Sex Abuse, Drugs, Lack of Food Pose ‘Immediate Risk' to Kids at State-Funded Group Homes

A three-month NBC Bay Area Investigation reveals serious health and safety violations at facilities that house over 3,700 abused and neglected children in California.

Some of the most vulnerable children in California have been forced into living conditions that threaten their health and safety.

An NBC Bay Area investigation reveals dreadful violations at some of California’s group homes, which are 24-hour child care facilities that house abused and neglected children throughout the state.

California is in the midst of overhauling its child welfare system, but the reform could take years. In the meantime, the Investigative Unit found evidence of 815 violations at Bay Area group homes that posed an "immediate risk" to children and teens over the past five years.

Those violations included physical and sexual abuse of children, drug use among group home staff, and other serious violations such as a lack of food. Lawmakers in California have acknowledged that outcomes for children in group homes are substantially worse compared to outcomes for children placed with relatives or foster families. As a result, the state is now undertaking one of the largest overhauls of the child welfare system in recent history.

The effort, which has been dubbed the "continuum of care reform," aims to eliminate group homes by 2021, which currently house roughly 3,725 children and teens across California. The reform would require counties to do a significantly better job in recruiting foster families and relative caregivers for foster youth.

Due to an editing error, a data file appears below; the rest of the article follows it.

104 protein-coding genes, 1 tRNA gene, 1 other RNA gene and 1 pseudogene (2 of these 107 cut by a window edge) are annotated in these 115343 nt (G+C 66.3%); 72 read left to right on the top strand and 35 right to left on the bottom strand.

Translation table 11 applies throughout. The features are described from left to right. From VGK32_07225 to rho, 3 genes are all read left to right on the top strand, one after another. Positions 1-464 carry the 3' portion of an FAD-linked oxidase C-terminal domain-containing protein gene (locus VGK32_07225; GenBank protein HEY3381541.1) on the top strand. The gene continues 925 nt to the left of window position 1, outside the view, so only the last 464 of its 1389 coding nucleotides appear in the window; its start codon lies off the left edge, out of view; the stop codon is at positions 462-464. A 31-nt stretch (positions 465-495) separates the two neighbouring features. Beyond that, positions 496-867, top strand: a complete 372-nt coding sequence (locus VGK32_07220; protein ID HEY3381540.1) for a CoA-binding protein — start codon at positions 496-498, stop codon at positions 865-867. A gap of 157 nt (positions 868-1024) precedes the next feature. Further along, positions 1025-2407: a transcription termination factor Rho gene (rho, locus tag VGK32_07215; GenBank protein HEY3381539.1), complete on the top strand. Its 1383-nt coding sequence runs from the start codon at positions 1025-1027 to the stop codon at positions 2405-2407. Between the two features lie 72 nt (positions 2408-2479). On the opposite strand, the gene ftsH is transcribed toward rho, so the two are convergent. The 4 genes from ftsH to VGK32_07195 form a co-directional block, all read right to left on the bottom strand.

"When you look at the suicide rates, drug abuse rates, when you look at all the negative outcomes for the foster care population – the lack of the number of kids going into higher education, just the absolute lack of success – that’s the danger that the system puts these kids into," said Assemblymember Mark Stone, who authored AB 403, the legislation behind the continuum of care reform effort.

Stone says group homes were originally intended to be short term placements for foster youth, while social workers connected children with foster families or relatives. Counties, however, simply have not been able to recruit enough foster families or relative caregivers, which has transformed group homes into long term placements for many children.

Stone says his legislation would address these shortfalls by increasing resources for the recruitment and retention of foster families and relative caregivers. The group homes that continue to exist after the transition will become short-term facilities, which would aim to place children in longer-term homes within 6 months.

"We want to reduce the amount of suicides, we want to reduce the amount of drug abuse, we want to reduce the amount of failure that kids suffer coming out of the foster care system," Stone said. "And it’s not because they’re bad kids. It’s not because they’re not capable. It’s because they haven’t had a chance."

There are currently 166 group homes across the Bay Area that can house anywhere from four to more than 100 children. To find out what foster kids were enduring at Bay Area group homes, NBC Bay Area obtained hundreds of pages of inspection reports from the Department of Social Services.

The reports contained troubling allegations that government inspectors determined to be true. They include:

Despite the seriousness of these violations, the group homes where these violations occurred all remain open, although some are on probation, meaning their license can be revoked if they don’t show improvement in the quality of care provided to children.

NBC Bay Area requested an interview with Department of Social Services director Will Lightborne to discuss whether the state was doing enough to ensure the safety of children housed in group homes, however, the agency said their spokesperson Michael Weston was the only person available.